The only thing that we would note about hazelnuts is that they have a crunchy texture, meaning that they’ll both feel different if you try to eat them on their own, or will not produce a good purée.
If you’re looking for a substitute for these reasons, you’ll need to look elsewhere.
2. Macadamia Nuts
Speaking of looking elsewhere for alternatives, macadamia nuts are a popular type of nut that is grown around New South Wales and is one of the most popularly grown nuts in the country.
Macadamia nuts and chestnuts share many similarities in common. Not only do they have a rounded shape and a somewhat chewy texture, but they also share an earthy, perhaps even meaty quality to them.
This makes them a perfect substitute to use in savory recipes that would usually call for a chestnut.
However, macadamia nuts tend to be a very rare nut when it comes to cultivation, making up only 1% of nuts grown worldwide.
It might be easier to get a hold of chestnuts than macadamia nuts! Still, you might be in a lucky spot where you have access to one or the other.
It’s also worth noting that macadamia nuts have a significantly higher amount of saturated fat too, so they’re also a lot less healthy than chestnuts!
If you’re going for a nut that is more suited to the sweeter recipes that chestnuts are used in, pecans are some of the best substitutes that you can opt for.
Given that they are closely related to chestnuts, it shouldn’t be too much of a surprise that pecans make for a good chestnut substitute.
They have a rich flavor that makes them perfect in virtually every kind of recipe, savory, sweet, or otherwise. They can be the perfect complement to a sweet glaze on a pastry or an effective stuffing not for a savory meat dish.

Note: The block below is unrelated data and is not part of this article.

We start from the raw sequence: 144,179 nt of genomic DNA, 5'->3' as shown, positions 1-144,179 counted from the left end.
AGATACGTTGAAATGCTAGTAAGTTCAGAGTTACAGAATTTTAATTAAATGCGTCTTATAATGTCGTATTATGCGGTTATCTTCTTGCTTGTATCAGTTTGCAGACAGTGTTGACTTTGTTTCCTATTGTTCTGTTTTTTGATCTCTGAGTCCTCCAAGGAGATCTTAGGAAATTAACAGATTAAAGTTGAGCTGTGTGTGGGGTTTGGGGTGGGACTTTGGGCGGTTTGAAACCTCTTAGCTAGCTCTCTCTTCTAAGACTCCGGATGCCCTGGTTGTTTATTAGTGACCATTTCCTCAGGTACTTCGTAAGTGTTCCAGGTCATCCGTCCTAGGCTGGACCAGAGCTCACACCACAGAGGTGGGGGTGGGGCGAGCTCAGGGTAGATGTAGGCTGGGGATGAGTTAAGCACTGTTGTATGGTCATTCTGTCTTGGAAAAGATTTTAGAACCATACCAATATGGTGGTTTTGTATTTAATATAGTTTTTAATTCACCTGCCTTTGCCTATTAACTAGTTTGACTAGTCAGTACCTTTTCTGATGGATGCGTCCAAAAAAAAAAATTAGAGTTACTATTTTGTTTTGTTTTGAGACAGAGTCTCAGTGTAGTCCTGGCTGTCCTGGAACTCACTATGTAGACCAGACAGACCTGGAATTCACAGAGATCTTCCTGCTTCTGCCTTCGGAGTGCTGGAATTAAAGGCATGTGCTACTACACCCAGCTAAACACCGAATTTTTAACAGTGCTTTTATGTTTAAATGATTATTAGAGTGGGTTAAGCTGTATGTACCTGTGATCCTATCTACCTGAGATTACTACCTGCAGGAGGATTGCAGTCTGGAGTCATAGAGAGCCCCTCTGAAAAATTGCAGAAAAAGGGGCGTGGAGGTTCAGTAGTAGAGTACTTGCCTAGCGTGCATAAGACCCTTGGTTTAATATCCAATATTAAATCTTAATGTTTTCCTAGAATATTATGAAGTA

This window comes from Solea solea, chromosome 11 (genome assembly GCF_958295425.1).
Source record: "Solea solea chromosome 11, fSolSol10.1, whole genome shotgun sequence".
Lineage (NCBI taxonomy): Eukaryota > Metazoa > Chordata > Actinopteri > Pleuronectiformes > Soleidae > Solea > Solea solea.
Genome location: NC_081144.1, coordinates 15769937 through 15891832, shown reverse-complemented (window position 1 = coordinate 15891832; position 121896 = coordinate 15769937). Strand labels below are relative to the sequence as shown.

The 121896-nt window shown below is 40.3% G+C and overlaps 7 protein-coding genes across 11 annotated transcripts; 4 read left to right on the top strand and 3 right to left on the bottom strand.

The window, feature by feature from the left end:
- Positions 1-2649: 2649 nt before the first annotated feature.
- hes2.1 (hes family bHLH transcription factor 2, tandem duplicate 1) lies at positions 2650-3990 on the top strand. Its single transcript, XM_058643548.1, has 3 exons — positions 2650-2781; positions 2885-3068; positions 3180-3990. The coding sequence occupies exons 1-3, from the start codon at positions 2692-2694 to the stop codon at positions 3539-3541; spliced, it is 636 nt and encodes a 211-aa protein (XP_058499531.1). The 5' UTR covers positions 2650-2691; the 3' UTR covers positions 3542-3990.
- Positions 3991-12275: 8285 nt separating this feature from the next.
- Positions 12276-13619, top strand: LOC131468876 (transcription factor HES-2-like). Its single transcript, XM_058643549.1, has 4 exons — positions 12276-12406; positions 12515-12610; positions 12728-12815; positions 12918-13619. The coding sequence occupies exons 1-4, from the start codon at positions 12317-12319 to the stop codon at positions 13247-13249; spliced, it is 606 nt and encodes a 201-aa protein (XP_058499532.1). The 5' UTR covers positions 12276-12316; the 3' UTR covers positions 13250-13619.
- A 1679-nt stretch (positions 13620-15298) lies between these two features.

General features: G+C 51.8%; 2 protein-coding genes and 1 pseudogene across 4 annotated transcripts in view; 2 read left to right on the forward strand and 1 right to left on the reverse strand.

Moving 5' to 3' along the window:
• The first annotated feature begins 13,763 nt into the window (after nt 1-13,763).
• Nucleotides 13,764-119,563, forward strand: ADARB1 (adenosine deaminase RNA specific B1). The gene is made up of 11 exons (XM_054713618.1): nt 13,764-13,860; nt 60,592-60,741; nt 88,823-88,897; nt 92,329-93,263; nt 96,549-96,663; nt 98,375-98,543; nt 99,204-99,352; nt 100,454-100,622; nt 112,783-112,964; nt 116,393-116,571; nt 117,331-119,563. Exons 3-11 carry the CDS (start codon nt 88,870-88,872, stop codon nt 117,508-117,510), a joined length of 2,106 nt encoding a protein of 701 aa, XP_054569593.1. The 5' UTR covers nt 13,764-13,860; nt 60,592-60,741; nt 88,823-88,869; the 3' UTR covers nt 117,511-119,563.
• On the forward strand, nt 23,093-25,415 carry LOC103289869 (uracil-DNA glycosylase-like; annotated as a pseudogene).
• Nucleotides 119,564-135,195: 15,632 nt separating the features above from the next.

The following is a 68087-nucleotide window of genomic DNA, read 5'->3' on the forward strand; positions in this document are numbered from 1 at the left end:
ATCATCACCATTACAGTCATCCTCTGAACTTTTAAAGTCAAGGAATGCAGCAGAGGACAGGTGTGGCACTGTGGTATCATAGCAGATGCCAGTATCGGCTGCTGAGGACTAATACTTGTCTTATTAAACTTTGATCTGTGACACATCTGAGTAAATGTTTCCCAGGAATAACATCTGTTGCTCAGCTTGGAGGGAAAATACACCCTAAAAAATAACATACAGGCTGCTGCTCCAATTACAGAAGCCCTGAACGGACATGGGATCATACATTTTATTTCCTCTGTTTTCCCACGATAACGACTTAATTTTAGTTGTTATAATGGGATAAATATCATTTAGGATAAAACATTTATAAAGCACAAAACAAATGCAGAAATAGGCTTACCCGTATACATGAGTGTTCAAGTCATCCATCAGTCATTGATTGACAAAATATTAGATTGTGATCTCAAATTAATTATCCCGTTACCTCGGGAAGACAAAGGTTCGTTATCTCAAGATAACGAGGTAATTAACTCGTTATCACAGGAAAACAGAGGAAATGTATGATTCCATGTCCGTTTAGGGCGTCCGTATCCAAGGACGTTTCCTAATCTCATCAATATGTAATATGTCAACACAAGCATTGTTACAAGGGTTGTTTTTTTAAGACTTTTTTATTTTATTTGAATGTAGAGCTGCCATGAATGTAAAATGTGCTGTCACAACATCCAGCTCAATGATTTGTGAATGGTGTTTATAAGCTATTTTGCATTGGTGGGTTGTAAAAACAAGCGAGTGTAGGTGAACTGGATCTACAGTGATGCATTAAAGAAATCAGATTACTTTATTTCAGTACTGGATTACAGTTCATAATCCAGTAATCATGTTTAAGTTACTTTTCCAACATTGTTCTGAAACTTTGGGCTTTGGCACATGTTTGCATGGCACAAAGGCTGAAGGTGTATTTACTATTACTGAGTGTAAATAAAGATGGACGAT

Furthermore, they also share many of the same antioxidants as chestnuts, so they’re similarly healthy too.
If you can’t find any other alternatives out there, you can do much worse than pecans as a chestnut substitute!
4. Tiger Nuts
Tiger nuts might seem like a slightly oddball choice for a substitute, but you’ll be surprised just how well this nut works as a substitute!
Its meaty texture and flavor make it a very effective stuffing nut for savory dishes, although it doesn’t have the same versatility as sweeter recipes.
Their flavor is also noticeably stronger, so you’ll want to use only half a cup of tiger nuts for every cup you would normally use chestnuts for.
5. Jackfruit Seeds
Despite what their name suggests, Jackfruit seeds are a surprisingly good substitute for chestnuts.
Distantly related to figs and mango, these dried products have a sweet flavor like their relatives. However here, it is much more muted, making it an appropriate ingredient to use in savory dishes.
Add to that its meaty and chewy texture, and you have a surprisingly effective substitute for chestnuts on your hands!
So, from Hazelnut the Jackfruit seeds. If you need a chestnut substitute in your life, whether you’re eating it straight, roasted, or in a recipe, we have you covered here!
5 Chestnut Substitutes You Can UseCourse: Substitutes
Chestnuts are a rare nut, so you may find that you’re running short when they’re called for in a dish. These 5 substitutes will work you nicely in their place.
- Decide on what substitute you need
- Pick a substitute from the list above
- Read what you need to substitute with
- Create the recipe and enjoy